Monday, October 29, 2012

thousands of words

The very crowded beach we had to contend with.
The infinity pool, the pavilion "living room" and to the left the dining room.
Jane thinking she is a pretzel. The face is a grimace, not a smile. HA NO, it was great and hilarious fun. Honestly!

Speaks for itself.

Such lovely happenstance

I mentioned that when we were in Bangkok, we saw traditional Thai dancing. In fact there was a photo of the dancers in my last post. It was lovely. Not touristy, but very fine dancing. What it meant I did not know.

This morning I went to my Monday morning lecture put on by FOM (Friends of the Museum) and it was about Shadow Theater.

What is the connection? Well!! The Thai dancing was telling the same stories that Shadow Theater does! So this morning's lecture was absolutely fascinating to me. She was explaining what I had seen last weekend!

The speaker was excellent. I can not believe the calibre of these lectures. (sometimes too good and I get lost in the details, and the facts and figures) But today!

Waylang Theater (waylang means ghost) is common to many cultures in Asia. It dates back to 1200 AD! In Thailand, China, Malaysia, Indonesia, and the oldest from India. In different forms: puppets,and dancing, for example. And the stories are variations of each other.

The Shadow Puppets are beautifully constructed. Made out of buffalo or goat hide, beautifully intricate designs are tooled in the leather. They are held up to the stage with sticks of buffalo horn. The segmented limbs have sticks of buffalo horn.The face is always in silhouette. The profile tells whether the good guy (small nose), the bad guy (hooked nose), the hero, the clown (big round bulbous nose), body hair, colours (black=bad guy, red= passion, gold= beauty, royalty, white=noble, youth). In the Islam faith they could not resemble humans, so they are more symbolic.

Each puppet is unique, and the puppeteer might have hundreds to use in his performance. He lines them all up before the performance starts, so he has easy access to the characters. There might be many puppets of the same character, telling different things at different points in the story.

The puppeteer not only amasses all the puppets, sits cross-legged for the duration of the performance, (8        hours, YES 8 hours) he memorizes all the stories, has to be coordinated with the musicians. He is a sacred story teller, but as well, a philosopher, giving social and political critique, teaching about hygiene, even birth control, rituals and traditions. After all this was 1200 AD. He is the local newspaper, school, and entertainment.

He would prepare for this marathon performance, by meditating and chanting a mantra, because he would need incredible strength and control. The lecturer mentioned that one Indian story was as long as 4 times "The Iliad AND "The Oddesy" together!

I wish I had a photo of the shadow dancers. It is very iconic. And if you are curious I am sure you could google "shadow dancers". I think you can tell I loved the talk. I loved the syncronicity of having seen the Thai dancers just last weekend. It explained for me their very unusual dance style, very contrived articulation of their arms, wrists, hands, and fingers. Why just like puppets!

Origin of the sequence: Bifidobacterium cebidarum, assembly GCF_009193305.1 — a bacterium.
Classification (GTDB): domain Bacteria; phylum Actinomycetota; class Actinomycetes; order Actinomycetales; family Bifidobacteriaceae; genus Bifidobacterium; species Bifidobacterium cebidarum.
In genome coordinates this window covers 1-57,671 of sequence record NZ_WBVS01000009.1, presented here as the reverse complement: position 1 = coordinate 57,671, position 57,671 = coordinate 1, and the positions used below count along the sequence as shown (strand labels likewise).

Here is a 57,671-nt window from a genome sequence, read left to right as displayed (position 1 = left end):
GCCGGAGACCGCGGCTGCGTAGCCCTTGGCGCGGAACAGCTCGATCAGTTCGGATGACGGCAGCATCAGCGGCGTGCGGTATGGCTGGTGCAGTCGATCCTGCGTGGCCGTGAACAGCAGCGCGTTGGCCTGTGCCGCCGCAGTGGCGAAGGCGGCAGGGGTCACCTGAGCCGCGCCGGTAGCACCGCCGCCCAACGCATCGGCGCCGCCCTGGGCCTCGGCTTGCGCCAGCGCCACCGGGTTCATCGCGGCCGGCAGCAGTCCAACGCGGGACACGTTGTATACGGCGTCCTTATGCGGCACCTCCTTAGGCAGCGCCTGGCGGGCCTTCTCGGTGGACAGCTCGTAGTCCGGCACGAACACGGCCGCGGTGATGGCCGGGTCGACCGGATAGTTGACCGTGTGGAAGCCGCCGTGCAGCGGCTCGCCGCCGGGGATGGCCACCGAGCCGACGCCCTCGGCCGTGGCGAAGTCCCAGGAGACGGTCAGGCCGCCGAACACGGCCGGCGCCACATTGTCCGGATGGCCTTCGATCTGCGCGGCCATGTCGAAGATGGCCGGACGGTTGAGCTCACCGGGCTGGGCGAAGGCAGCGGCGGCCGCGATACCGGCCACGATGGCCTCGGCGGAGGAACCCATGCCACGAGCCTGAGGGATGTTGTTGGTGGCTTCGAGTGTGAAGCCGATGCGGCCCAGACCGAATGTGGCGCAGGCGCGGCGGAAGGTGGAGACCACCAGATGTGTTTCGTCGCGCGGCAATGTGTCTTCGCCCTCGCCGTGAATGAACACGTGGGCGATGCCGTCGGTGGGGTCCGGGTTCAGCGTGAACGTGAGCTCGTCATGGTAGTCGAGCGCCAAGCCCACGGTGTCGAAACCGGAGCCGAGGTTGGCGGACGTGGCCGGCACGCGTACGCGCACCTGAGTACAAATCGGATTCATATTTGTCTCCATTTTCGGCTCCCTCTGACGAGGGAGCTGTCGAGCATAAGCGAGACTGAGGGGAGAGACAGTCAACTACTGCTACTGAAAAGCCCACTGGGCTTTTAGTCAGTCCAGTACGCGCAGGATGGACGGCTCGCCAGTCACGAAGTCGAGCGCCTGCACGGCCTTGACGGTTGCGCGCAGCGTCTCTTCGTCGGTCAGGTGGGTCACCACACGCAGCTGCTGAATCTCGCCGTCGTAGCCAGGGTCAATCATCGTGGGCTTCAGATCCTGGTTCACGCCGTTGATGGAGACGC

I realize how lucky I am to have these amazing opportunities. To go to Bangkok, see Thai dancers, then go to a lecture and see what it was all about.

Ciao for now

Wednesday, October 24, 2012


We had a great time in Bangkok. Flew Friday morning, back Sunday, put it together in hours, on Trip Advisor. We flew on Tiger pass $25 there, more back, but positive space, which is so nice to KNOW you are getting on. Surprisingly good food. I am not going to break my neck to have leftovers for Tim to take to work. The pilots get hot water free, Tim takes his own tea bag, and a meal of leftovers in a glass dish, and they heat it for him. The food was so good served on the flight, he would do better buying a meal.
Bangkok is known for its sleazy taxi drivers. So we went to the airport taxi stand, and got into a cab, with the unhappiest driver I have ever seen. First, he did not know the hotel, not a good sign. Then he didn't know the street it was on. hmmm.... Finally found out on his radio, so then I wonder about the hotel I have chosen. I went to Trip Advisor, and picked Bangkok's 2nd best hotel. #1 was $400/night  and #2 was $123. So I picked #2. Turns out the cabbie didn't know it because it is pretty new. It was on Embassy Row, very quiet area, and the hotel itself was wonderful. I love when as soon as you check in they all call you by name very time you come through the lobby. I have said before I am being completely spoiled by the caliber of hotel we are staying in. The hotel had offered a ride in to the city in a Jaguar XKE for $400. Tim put his foot down. pout pout... a chance of a lifetime! So a cab cost $4. But in unbelievable traffic. We noted the smoke coming out the ears of our already grumpy cabbie. The traffic in Bangkok is unbelievable. No big registration fee for a car like in Singapore. The fee neatly keeps the number of cars down.